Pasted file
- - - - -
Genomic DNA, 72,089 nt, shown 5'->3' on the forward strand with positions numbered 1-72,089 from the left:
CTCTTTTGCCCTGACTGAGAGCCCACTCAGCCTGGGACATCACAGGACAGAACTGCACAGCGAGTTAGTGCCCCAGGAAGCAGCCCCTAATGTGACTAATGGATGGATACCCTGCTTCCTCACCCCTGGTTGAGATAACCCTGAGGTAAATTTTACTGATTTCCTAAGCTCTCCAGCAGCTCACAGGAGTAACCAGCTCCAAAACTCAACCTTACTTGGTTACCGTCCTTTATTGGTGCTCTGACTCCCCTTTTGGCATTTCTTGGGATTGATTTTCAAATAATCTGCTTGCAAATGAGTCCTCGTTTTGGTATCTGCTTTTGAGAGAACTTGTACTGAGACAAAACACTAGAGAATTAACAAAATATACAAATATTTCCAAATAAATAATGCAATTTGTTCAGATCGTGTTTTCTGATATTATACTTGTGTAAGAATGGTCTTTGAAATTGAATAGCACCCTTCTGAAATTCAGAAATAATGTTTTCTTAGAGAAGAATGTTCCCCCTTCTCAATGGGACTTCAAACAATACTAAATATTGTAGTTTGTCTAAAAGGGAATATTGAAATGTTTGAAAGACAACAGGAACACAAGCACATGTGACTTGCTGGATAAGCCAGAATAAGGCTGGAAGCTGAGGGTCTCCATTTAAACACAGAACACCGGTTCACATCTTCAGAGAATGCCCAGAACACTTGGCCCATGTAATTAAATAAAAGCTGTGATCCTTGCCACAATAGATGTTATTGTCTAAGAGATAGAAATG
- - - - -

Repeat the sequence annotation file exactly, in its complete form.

Genomic DNA, 72,089 nt, shown 5'->3' on the forward strand with positions numbered 1-72,089 from the left:
CTCTTTTGCCCTGACTGAGAGCCCACTCAGCCTGGGACATCACAGGACAGAACTGCACAGCGAGTTAGTGCCCCAGGAAGCAGCCCCTAATGTGACTAATGGATGGATACCCTGCTTCCTCACCCCTGGTTGAGATAACCCTGAGGTAAATTTTACTGATTTCCTAAGCTCTCCAGCAGCTCACAGGAGTAACCAGCTCCAAAACTCAACCTTACTTGGTTACCGTCCTTTATTGGTGCTCTGACTCCCCTTTTGGCATTTCTTGGGATTGATTTTCAAATAATCTGCTTGCAAATGAGTCCTCGTTTTGGTATCTGCTTTTGAGAGAACTTGTACTGAGACAAAACACTAGAGAATTAACAAAATATACAAATATTTCCAAATAAATAATGCAATTTGTTCAGATCGTGTTTTCTGATATTATACTTGTGTAAGAATGGTCTTTGAAATTGAATAGCACCCTTCTGAAATTCAGAAATAATGTTTTCTTAGAGAAGAATGTTCCCCCTTCTCAATGGGACTTCAAACAATACTAAATATTGTAGTTTGTCTAAAAGGGAATATTGAAATGTTTGAAAGACAACAGGAACACAAGCACATGTGACTTGCTGGATAAGCCAGAATAAGGCTGGAAGCTGAGGGTCTCCATTTAAACACAGAACACCGGTTCACATCTTCAGAGAATGCCCAGAACACTTGGCCCATGTAATTAAATAAAAGCTGTGATCCTTGCCACAATAGATGTTATTGTCTAAGAGATAGAAATG